Comfort

I found some old writing from last year before I started traveling the states and Europe, still so so true.

 

I remember when I first moved to London from this small town South of Sydney where my mum/dad lived. Every time I walked out and adventured around London my eyes couldn’t keep up with what I was seeing and experiencing. I spent so long just taking it all in.

But soon enough it all just became ‘routine’ it was totally normal to me.

I barely even noticed that I worked a 10 minute walk from Buckingham Palace. I didn’t realize that the national gallery was around the corner or that I could just walk to work instead of taking the daily tube to work where all you see is bored people going to work, the corporate life.

Along with the masses, it began to irritate me when I had to wait more than four minutes for a tube. I’d so quickly forgotten I came from a place where the only way to get out was by a train that ran every hour (if that) And sometimes it just didn’t show up or at the very least there was track work or the train was just late just because.

And that homeless guy a few streets from work I passed almost every day, it no longer made me upset like it used to, as I struggled to understand how he ended up there. How person after person would walk past him like he did not exist. He was just another part of my surroundings, a piece of the furniture in my life. 

I got up. I went to work. I went home. I went to bed. And then the process started all over again. A continuous cycle of routine.

I was really comfortable. But I wasn’t happy. 

But I’d also stopped seeing. Stopped hearing. Stopped feeling.

Stopped living.

And now it feels as though I’ve come full circle. It’s as though I’m seeing London for the very first time. And it’s far from comfortable. I’ve started again. I take a different route to work almost every day. I actually leave my office in my lunch break. Yesterday I went to the national gallery and looked at amazing pieces of art. Last week I caught a tube to Natural History Museum.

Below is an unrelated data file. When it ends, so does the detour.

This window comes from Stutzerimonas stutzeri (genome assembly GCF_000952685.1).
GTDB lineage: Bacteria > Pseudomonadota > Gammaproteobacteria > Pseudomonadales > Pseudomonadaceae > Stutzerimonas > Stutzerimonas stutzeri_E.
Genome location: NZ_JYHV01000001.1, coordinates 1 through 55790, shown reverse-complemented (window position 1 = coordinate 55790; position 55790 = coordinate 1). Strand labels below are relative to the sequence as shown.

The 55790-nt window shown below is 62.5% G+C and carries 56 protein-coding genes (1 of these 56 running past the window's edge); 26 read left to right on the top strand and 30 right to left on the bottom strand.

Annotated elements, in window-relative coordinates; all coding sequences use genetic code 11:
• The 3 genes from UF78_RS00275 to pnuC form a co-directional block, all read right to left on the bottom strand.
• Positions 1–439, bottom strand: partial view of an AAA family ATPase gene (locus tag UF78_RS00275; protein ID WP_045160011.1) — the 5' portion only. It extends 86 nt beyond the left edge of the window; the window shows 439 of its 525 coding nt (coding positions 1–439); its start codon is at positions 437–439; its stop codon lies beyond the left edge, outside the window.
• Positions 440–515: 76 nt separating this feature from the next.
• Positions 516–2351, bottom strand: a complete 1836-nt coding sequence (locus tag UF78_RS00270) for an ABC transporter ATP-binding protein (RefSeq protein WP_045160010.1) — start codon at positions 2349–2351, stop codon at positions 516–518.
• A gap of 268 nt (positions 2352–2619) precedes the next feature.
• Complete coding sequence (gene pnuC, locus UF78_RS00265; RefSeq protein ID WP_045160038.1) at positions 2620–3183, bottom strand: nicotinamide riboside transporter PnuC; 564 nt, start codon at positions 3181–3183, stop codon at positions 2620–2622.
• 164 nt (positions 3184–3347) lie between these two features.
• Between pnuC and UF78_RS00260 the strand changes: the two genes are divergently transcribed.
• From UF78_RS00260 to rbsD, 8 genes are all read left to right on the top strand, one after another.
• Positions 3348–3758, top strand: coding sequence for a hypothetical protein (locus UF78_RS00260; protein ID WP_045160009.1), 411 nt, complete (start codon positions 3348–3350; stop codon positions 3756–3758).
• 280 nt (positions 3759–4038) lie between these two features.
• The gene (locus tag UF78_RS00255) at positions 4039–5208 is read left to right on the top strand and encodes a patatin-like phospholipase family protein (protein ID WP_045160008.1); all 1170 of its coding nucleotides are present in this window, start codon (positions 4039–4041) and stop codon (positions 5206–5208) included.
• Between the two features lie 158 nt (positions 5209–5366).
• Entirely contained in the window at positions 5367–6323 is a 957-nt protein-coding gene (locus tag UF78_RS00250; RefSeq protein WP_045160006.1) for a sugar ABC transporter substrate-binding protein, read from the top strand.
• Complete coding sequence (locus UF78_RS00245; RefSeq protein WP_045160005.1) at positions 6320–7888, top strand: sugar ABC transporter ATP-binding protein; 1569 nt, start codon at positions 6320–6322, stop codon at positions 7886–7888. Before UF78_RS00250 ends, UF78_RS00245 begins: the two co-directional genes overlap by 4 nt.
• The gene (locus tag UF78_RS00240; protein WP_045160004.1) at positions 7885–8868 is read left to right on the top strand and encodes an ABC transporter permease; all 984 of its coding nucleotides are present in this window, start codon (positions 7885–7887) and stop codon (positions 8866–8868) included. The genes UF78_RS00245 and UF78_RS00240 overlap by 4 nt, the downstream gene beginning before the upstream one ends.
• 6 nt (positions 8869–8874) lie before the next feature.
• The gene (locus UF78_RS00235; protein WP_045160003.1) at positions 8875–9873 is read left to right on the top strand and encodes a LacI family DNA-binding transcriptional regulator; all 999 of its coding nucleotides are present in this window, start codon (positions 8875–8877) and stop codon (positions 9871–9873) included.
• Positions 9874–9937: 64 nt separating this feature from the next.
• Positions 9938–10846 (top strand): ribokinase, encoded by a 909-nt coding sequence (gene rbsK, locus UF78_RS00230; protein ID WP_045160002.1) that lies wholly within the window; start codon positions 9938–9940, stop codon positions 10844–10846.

And it hits me that as I start this trip this is what’s ahead of me now. Months and months of constant new beginnings. Each time turning up in a new place and starting again. Finding my way. Making new friends. Constant discomfort.

And I wonder why I, or anyone, would want to put themselves through that when the comfort of life as we know it and our daily routine make everything so easy.

But it’s through the discomfort that your eyes begin to see again. That your ears begin to hear. That you start to take notice and really begin to feel. Each of your senses begin to reawaken and you’re deeply affected by everything around you. You rediscover your passions and the causes you know are worth fighting for.

Comfort kills.

It’s warmth lures you in. It wraps itself around you and pretends it only wants to protect you. Before you realise what’s happening, everything has become so comfortable that either you can’t remember what life was like before the comfort or you’re too scared to break free.

I’d challenge you to think about how comfortable your life is?

How much of the world around you do you notice?

How alive are your senses?

And what small thing could you change right now, to bring a little more discomfort and a little more life to your world?

Discomfort hurts. But comfort kills.